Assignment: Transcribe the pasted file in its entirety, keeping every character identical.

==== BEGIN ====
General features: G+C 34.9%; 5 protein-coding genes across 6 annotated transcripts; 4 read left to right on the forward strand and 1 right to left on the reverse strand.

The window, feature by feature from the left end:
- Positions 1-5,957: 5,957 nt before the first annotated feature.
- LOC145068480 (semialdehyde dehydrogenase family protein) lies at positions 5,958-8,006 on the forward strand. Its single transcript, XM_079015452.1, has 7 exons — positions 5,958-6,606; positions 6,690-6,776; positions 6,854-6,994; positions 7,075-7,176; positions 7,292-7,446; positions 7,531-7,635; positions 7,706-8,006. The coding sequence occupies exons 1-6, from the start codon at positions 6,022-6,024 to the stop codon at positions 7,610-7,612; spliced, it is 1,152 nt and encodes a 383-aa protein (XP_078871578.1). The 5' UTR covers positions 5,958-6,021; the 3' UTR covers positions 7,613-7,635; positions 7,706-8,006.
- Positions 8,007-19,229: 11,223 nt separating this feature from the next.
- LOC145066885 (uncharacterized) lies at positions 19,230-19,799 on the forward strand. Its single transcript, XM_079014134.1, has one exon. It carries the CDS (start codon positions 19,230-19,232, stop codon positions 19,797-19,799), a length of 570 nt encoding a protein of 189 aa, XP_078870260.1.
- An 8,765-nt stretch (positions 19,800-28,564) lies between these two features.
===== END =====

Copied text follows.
General features: G+C 34.9%; 5 protein-coding genes across 6 annotated transcripts; 4 read left to right on the forward strand and 1 right to left on the reverse strand.

The window, feature by feature from the left end:
- Positions 1-5,957: 5,957 nt before the first annotated feature.
- LOC145068480 (semialdehyde dehydrogenase family protein) lies at positions 5,958-8,006 on the forward strand. Its single transcript, XM_079015452.1, has 7 exons — positions 5,958-6,606; positions 6,690-6,776; positions 6,854-6,994; positions 7,075-7,176; positions 7,292-7,446; positions 7,531-7,635; positions 7,706-8,006. The coding sequence occupies exons 1-6, from the start codon at positions 6,022-6,024 to the stop codon at positions 7,610-7,612; spliced, it is 1,152 nt and encodes a 383-aa protein (XP_078871578.1). The 5' UTR covers positions 5,958-6,021; the 3' UTR covers positions 7,613-7,635; positions 7,706-8,006.
- Positions 8,007-19,229: 11,223 nt separating this feature from the next.
- LOC145066885 (uncharacterized) lies at positions 19,230-19,799 on the forward strand. Its single transcript, XM_079014134.1, has one exon. It carries the CDS (start codon positions 19,230-19,232, stop codon positions 19,797-19,799), a length of 570 nt encoding a protein of 189 aa, XP_078870260.1.
- An 8,765-nt stretch (positions 19,800-28,564) lies between these two features.